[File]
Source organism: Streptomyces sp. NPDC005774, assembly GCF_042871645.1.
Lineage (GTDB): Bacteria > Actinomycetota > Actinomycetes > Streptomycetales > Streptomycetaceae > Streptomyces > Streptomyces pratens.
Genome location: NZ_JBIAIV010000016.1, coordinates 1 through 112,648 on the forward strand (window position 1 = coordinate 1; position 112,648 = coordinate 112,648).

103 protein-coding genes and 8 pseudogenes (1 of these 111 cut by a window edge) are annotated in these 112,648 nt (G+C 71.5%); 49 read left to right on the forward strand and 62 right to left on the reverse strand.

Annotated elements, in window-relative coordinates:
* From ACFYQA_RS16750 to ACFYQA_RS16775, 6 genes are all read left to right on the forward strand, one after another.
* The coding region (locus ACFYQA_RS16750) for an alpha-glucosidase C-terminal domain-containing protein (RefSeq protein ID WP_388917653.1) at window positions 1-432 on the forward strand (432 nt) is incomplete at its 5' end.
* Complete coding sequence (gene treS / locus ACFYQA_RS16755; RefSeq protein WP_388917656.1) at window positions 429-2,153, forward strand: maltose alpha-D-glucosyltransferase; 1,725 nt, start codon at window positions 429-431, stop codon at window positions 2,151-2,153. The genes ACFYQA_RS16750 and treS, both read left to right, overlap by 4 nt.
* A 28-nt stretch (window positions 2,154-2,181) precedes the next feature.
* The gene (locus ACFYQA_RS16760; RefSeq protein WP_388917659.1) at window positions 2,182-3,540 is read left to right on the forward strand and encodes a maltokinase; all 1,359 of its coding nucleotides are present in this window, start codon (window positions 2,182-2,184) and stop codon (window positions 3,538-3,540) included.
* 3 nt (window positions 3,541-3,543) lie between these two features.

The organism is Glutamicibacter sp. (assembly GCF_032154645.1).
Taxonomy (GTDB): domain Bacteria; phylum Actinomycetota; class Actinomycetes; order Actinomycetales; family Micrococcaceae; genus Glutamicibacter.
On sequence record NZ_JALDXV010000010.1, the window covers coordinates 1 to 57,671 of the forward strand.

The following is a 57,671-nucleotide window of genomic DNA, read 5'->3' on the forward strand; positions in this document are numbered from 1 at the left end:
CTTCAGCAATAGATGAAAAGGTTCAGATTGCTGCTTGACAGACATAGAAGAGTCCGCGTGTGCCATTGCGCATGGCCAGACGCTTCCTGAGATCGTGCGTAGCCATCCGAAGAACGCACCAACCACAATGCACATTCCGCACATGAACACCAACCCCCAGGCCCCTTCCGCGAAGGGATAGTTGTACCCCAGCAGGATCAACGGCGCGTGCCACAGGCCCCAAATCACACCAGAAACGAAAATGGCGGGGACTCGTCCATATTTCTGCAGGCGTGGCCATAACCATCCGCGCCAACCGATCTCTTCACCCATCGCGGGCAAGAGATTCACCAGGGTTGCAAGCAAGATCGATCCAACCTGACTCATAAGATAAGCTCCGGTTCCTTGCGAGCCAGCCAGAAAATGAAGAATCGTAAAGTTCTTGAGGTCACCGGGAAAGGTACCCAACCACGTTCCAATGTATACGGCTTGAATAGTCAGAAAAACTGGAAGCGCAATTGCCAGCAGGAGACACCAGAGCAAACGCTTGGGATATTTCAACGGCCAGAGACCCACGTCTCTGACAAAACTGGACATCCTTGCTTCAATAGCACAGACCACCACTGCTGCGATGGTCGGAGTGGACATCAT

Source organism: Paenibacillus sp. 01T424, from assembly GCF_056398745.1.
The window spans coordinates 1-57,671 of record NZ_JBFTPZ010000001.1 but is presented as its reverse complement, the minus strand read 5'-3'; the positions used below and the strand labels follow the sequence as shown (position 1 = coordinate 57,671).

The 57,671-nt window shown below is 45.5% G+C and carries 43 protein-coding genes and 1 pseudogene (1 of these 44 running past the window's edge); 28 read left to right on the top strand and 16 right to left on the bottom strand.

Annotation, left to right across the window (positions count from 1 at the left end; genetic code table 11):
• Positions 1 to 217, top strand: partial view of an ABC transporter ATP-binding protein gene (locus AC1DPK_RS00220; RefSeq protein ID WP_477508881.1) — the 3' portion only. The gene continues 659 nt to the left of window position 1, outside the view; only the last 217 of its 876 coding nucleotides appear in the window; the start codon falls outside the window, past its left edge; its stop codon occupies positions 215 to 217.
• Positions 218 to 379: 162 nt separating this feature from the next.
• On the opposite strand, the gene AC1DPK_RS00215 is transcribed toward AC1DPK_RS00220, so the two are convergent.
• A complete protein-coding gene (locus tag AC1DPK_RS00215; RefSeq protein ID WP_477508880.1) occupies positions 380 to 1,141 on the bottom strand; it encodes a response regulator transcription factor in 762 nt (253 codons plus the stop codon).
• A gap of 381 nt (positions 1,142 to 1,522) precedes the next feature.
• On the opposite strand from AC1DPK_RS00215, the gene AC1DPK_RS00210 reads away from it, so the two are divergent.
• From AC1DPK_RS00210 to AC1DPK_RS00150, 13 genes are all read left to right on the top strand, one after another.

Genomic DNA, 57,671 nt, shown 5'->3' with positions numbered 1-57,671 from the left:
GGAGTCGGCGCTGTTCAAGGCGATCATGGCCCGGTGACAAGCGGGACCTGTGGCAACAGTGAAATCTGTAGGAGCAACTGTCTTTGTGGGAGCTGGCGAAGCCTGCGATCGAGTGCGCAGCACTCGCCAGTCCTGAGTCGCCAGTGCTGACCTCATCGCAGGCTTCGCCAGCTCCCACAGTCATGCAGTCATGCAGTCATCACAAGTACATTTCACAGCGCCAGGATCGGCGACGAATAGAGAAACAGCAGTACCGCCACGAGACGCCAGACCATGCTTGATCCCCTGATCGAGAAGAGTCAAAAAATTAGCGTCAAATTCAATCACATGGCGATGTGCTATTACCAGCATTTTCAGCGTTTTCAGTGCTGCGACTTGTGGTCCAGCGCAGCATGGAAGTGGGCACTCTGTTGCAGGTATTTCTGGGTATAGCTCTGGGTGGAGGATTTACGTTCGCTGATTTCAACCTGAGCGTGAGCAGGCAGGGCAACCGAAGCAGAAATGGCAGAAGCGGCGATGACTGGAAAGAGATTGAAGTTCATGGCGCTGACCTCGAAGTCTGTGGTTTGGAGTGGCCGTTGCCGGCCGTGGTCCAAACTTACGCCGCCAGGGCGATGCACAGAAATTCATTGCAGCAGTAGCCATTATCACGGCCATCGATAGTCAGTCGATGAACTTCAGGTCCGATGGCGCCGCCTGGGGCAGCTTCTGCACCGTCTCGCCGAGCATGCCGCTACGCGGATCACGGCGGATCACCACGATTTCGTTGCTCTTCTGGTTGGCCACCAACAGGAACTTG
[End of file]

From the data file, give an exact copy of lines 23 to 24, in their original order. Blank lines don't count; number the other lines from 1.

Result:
• On the opposite strand, the gene AC1DPK_RS00215 is transcribed toward AC1DPK_RS00220, so the two are convergent.
• A complete protein-coding gene (locus tag AC1DPK_RS00215; RefSeq protein ID WP_477508880.1) occupies positions 380 to 1,141 on the bottom strand; it encodes a response regulator transcription factor in 762 nt (253 codons plus the stop codon).